Posts Tagged ‘The New Yorker

02
May
14

5.2.14 … Delicious Trumps, Pretense Stinks, Comfort Feels Good …

Local Three Kitchen & Bar – Atlanta:

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So I first heard of Local Three last week here in Charlotte.  Chef Chris Hall was in Charlotte for Charlotte Food and Wine.  I enjoyed him, so I sought his restaurant out in Atlanta.  My experience was very good.  The Vidalia Onion Soup and the Hoppin John  were both excellent.  But the cost was excessive for lunch.  So although I would recommend the food (it was delicious!), I would not recommend the restaurant unless you are on an expense account.

Creamy Vidalia Onion Soup: Cabot Cheddar, Thyme, Garlic Croutons $4.53/$6.53

Hoppin’ John $4.93

Pimento Cheese Grits $4.93

Carolina Mountain Trout: Anson Mills Rice Grits, “Succotash”, Lobster Saffron Broth $19.93

via Local Three Kitchen & Bar – Atlanta Restaurant.

Their restaurant Local Three represents a shared philosophy on food, drink, hospitality and how to do business. That philosophy is straightforward: People Matter Most, Local Is Priority, Seasonal Makes Sense, Authenticity Rules, Quality Governs, Delicious Trumps, Pretense Stinks, Comfort Feels Good, Appreciation Tastes Better, Prudence Sustains It All.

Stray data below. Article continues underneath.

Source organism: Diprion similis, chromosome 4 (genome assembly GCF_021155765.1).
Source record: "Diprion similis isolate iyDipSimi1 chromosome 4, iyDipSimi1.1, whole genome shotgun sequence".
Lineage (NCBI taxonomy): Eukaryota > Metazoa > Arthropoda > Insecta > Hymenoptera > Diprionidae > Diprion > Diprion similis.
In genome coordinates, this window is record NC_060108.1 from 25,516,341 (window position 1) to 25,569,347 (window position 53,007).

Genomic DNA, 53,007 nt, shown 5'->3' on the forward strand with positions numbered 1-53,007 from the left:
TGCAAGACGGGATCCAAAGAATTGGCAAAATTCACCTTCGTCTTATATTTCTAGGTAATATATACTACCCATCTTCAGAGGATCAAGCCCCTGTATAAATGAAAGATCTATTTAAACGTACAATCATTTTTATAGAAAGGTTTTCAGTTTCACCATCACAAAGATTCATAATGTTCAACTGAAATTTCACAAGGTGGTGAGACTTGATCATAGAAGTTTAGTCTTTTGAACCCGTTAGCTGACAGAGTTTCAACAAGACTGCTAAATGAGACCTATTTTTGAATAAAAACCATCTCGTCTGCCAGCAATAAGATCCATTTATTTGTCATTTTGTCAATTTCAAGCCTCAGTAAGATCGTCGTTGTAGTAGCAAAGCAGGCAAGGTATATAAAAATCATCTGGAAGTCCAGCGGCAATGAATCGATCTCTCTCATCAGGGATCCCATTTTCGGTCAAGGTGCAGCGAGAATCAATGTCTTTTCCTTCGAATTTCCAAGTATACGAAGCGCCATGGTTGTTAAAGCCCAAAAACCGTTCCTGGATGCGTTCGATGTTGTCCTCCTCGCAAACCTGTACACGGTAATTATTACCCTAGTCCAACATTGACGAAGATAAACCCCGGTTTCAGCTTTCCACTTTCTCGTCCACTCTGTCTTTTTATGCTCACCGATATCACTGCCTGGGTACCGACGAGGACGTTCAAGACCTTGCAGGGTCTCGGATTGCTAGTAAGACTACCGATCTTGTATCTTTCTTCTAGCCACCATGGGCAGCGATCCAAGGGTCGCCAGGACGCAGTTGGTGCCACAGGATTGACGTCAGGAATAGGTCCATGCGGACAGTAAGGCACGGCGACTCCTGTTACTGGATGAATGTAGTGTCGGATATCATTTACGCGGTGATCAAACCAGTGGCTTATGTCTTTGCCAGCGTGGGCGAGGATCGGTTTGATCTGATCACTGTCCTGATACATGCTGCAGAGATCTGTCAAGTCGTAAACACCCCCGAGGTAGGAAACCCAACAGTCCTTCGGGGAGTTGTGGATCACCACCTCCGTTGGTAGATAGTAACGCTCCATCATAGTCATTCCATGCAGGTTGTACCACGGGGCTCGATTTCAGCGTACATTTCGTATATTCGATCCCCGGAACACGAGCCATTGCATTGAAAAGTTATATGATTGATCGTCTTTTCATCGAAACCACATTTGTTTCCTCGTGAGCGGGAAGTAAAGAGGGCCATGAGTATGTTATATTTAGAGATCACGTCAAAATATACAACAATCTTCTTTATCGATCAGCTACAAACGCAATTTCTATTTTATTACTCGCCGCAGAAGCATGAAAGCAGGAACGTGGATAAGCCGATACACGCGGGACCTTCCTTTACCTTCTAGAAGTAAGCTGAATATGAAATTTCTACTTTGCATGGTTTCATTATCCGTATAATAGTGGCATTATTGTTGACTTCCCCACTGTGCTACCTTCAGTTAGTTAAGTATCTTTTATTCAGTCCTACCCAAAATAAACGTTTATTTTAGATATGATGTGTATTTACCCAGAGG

via Local Three Kitchen & Bar – Atlanta Restaurant.

Daily Meditation by Henri Nouwen, friends:

One friend may offer us affection, another may stimulate our minds, another may strengthen our souls. The more able we are to receive the different gifts our friends have to give us, the more able we will be to offer our own unique but limited gifts. Thus, friendships create a beautiful tapestry of love.

via Daily Meditation: May 2, 2014 | Daily Meditation by Henri Nouwen.

Do or Di, blogs, Westminster classmates:  I have always loved Di’s humor and joie de vie.  It shows in her new blog.  Enjoy!

Do or Di | fixed on the horizon; happily distracted by the present

fixed on the horizon; happily distracted by the present

via Do or Di | fixed on the horizon; happily distracted by the present.

Andy Baio @waxpancake, Kickstarter:

Andy Baio @waxpancake,